LOUISVILLE, Ky. — When the gates open this evening on the 134th running of the Kentucky Derby, five front-running horses, all stuck in outside posts, will angle sideways and race each other to the rail. Big Brown, the morning line favorite in the No. 20 post, must run the farthest and fastest of them all if he is to gain that all-important position on the rail.
Late-afternoon showers Friday made for a soggy Kentucky Oaks day, but the forecast calls for sun today and this all-important sprint in the beginning of the race should take place on a dry track.
"Everyone talks about the last quarter-mile of the Derby, but the race is really won in the first quarter-mile," said Big Brown's jockey, Kent Desormeaux, a two-time Derby winner. "There's dozens of snap decisions to make between the gate and the first turn. If I make a mistake on the run to the turn, my chances of winning end there."
This initial mad dash also will go a long way in determining the prospects of the four other need-the-lead horses inside Big Brown, as well as the pace for what then becomes a grueling quarter of a mile. Immediately inside Big Brown are Gayego, Recapturetheglory and Cowboy Cal, each of whom led virtually every step of the way to win the Arkansas and Illinois Derbys and Bluegrass Stakes.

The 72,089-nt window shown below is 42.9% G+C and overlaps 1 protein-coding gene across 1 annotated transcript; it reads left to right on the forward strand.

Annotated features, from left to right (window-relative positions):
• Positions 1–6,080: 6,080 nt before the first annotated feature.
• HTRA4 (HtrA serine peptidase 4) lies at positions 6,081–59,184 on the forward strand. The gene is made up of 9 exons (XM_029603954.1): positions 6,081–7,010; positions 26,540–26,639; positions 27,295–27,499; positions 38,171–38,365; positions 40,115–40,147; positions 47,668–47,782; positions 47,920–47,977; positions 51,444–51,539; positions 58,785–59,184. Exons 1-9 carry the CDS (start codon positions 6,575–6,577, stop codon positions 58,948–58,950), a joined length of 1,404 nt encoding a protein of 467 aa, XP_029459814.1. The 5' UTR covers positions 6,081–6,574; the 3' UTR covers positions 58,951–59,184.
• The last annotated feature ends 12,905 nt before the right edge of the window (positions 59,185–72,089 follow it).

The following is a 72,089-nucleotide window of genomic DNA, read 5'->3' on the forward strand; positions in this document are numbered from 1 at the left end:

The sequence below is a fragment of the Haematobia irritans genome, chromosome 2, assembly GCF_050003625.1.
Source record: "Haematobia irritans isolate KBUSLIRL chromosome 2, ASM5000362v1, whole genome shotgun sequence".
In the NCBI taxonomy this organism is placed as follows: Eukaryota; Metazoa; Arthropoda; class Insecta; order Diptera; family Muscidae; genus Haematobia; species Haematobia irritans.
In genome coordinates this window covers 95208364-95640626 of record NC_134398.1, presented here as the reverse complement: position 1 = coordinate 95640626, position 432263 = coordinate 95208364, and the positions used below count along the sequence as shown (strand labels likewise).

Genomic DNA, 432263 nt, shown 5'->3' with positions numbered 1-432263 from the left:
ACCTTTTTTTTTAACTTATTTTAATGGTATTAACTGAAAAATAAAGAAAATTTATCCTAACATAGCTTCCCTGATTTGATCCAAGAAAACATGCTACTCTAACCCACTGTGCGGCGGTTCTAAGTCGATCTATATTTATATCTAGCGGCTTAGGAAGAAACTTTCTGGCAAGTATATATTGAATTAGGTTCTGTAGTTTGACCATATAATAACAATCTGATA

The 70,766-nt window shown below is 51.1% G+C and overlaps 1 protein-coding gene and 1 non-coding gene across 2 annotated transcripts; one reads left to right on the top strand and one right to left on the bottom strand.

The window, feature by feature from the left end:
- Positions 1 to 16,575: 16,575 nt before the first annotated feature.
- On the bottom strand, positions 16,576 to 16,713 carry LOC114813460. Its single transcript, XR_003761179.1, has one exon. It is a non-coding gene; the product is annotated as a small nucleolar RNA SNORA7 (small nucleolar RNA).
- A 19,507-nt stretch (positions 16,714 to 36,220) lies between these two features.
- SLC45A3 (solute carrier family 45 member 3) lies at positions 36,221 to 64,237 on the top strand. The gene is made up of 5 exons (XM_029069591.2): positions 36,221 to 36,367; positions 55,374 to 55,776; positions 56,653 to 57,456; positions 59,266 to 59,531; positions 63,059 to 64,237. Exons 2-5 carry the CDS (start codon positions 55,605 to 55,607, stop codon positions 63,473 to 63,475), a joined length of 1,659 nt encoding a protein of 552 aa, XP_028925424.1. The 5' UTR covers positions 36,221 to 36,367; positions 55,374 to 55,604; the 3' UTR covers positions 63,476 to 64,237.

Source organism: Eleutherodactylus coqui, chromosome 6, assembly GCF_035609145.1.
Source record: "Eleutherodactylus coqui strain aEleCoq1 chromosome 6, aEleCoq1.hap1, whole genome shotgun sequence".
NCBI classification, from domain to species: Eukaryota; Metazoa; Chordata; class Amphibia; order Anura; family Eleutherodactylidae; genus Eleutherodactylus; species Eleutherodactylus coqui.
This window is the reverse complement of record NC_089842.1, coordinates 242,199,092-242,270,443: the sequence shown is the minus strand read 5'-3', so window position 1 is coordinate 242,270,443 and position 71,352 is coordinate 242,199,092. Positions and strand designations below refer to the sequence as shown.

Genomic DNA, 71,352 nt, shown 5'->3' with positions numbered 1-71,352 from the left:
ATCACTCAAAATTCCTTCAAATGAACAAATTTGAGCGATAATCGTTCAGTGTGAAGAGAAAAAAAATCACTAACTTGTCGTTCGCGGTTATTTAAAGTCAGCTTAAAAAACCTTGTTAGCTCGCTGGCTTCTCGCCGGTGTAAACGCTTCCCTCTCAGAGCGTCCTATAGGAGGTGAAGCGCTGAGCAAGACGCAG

Bob Black Jack, perhaps the fastest of them all, might have the first chance to hit the rail because he breaks from the No. 13 hole. Bob Black Jack holds the world record for six furlongs, and he barely got caught at the wire in the Santa Anita Derby by Colonel John.
"It's going to be interesting," said Bob Black Jack's trainer James Kasparoff. "You'd like to think your colt can overcome a little trouble, but in reality if we're not quick and relaxed out of the gate, it's not going to go well for us."
There is little doubt, however, that all eyes will be watching for Big Brown.
In the Florida Derby, Desormeaux hustled his big bay colt away from the farthest post — No. 12 — got to the rail in an instant and never looked back en route to a five-length victory. There, however, he had 50 feet to get to the first turn; here, at Churchill, he has five-sixteenths of a mile. Desormeaux said he was not only satisfied with the No. 20 post but believed it offered him more choices in putting Big Brown through his gears.
While Big Brown has looked brilliant winning all three of his lifetime races, he must show he can overcome his lack of seasoning before he is draped with roses in the Churchill Downs winners' circle. Hall of Fame trainer D. Wayne Lukas said Big Brown's weaknesses (or strengths) will be exposed that first eighth of a mile.
"The colt has never had dirt kicked in his face, or heard more than 100,000 screaming at him, or gotten bounced around in a crowd," said Lukas, who has won four Derbys. "This is one heck of a place to have to learn those lessons, and he will learn them here. But if he can overcome all that, he is the real deal."